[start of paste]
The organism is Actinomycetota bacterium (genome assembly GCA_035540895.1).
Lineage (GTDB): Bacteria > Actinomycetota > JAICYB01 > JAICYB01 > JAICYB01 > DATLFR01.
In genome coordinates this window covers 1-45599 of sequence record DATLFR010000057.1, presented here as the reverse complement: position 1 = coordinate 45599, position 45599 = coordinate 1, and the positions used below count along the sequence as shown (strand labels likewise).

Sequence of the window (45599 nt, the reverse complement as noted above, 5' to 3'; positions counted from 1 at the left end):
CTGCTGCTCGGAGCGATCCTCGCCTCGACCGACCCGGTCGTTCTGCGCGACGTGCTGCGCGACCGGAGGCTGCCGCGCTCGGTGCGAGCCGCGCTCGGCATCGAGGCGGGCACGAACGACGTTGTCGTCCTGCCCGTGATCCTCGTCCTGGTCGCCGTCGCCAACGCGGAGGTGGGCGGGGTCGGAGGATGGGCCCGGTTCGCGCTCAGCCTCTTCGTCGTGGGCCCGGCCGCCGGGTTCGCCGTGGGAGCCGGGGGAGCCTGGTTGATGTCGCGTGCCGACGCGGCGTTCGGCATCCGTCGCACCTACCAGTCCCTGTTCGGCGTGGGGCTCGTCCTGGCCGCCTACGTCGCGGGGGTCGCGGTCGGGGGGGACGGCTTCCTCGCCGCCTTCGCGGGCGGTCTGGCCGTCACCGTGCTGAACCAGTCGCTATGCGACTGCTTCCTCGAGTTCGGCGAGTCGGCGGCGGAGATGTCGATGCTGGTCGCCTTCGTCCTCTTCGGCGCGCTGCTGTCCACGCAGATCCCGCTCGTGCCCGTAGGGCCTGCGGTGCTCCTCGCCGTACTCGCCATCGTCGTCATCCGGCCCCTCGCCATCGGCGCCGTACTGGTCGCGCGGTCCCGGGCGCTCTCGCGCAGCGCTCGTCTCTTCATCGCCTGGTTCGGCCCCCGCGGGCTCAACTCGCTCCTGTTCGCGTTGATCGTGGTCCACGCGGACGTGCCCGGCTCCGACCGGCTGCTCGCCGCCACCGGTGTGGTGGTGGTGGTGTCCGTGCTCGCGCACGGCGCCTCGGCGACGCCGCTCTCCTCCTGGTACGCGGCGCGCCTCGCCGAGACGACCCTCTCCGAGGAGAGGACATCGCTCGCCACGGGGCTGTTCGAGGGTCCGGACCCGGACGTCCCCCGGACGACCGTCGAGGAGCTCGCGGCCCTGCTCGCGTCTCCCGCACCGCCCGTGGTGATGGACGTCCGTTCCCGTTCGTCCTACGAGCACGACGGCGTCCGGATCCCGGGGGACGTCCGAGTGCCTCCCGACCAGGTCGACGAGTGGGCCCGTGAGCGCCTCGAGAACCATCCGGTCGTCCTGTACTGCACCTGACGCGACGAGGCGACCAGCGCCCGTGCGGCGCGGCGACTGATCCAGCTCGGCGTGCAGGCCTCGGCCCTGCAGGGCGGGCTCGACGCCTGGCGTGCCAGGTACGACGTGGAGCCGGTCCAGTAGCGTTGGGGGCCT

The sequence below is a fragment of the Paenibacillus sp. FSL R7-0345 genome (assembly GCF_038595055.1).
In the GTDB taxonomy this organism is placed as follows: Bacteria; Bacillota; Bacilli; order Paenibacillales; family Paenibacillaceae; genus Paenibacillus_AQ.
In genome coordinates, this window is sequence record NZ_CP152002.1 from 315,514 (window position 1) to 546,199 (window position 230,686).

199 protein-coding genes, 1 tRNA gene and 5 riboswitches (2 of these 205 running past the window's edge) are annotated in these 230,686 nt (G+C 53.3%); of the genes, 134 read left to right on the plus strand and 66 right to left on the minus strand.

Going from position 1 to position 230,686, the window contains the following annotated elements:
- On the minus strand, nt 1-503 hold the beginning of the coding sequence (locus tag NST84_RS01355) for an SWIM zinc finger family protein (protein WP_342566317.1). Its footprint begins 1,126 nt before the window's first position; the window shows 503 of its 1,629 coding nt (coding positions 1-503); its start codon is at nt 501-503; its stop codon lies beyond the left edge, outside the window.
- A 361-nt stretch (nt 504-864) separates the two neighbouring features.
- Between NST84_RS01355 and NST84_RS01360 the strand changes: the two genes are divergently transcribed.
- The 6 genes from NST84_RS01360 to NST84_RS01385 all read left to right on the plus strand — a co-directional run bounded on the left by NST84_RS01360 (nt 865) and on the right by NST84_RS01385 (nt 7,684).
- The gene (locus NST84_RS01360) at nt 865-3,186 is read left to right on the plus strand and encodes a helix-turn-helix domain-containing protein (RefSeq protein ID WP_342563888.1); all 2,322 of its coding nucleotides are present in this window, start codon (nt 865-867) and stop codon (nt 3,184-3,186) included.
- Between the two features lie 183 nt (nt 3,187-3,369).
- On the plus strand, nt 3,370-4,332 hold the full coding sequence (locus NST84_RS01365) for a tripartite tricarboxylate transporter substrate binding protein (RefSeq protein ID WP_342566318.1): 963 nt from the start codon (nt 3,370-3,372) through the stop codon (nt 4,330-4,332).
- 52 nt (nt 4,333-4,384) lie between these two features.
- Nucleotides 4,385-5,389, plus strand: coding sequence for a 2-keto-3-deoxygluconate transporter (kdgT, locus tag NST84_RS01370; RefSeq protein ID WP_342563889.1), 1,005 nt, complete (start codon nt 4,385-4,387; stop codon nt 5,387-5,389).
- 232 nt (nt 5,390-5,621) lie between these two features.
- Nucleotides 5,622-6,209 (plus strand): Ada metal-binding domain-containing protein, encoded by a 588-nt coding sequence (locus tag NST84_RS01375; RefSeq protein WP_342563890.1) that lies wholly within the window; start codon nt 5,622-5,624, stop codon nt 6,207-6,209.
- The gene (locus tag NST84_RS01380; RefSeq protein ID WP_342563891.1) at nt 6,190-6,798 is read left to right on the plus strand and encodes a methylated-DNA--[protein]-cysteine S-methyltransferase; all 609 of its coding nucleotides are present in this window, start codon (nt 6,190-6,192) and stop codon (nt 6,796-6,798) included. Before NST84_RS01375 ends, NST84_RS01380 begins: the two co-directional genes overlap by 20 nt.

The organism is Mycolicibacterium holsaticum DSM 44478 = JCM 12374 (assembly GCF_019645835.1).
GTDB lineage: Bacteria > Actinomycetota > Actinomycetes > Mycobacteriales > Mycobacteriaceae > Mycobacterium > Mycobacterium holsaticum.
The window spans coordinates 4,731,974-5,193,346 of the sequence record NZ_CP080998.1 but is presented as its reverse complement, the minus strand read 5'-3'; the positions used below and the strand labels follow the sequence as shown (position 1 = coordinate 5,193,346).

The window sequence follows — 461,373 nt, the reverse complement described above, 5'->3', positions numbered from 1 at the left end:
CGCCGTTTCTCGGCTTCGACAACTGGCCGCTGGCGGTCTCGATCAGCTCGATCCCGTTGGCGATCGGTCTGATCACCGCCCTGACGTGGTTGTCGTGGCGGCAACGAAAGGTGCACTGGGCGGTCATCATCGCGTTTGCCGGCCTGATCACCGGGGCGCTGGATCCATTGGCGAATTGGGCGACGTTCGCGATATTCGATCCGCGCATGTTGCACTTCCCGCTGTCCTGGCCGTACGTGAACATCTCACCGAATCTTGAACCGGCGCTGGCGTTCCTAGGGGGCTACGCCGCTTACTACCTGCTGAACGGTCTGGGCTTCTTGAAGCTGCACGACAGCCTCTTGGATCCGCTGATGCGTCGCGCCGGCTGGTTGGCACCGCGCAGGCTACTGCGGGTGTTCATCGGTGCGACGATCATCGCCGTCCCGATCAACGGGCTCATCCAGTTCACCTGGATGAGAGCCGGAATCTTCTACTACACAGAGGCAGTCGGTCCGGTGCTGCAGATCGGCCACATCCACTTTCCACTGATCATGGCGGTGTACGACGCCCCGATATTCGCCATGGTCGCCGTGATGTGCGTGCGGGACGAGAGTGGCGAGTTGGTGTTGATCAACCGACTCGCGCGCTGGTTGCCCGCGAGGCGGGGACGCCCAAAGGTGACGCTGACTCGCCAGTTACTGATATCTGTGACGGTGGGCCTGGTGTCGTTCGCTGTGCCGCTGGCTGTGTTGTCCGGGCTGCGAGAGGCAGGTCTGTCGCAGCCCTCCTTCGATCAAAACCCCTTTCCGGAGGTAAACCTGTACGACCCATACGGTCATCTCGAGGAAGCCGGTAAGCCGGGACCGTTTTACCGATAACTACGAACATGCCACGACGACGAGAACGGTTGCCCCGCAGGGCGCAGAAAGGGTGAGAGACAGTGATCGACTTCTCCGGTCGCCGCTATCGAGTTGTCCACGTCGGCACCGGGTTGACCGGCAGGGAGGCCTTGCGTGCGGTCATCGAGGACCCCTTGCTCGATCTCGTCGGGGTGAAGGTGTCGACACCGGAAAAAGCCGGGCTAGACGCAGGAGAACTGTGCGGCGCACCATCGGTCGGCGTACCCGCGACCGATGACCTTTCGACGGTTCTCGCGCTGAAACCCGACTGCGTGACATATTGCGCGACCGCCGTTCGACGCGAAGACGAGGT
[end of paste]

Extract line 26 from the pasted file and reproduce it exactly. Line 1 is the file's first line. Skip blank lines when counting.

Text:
The window sequence follows — 461,373 nt, the reverse complement described above, 5'->3', positions numbered from 1 at the left end: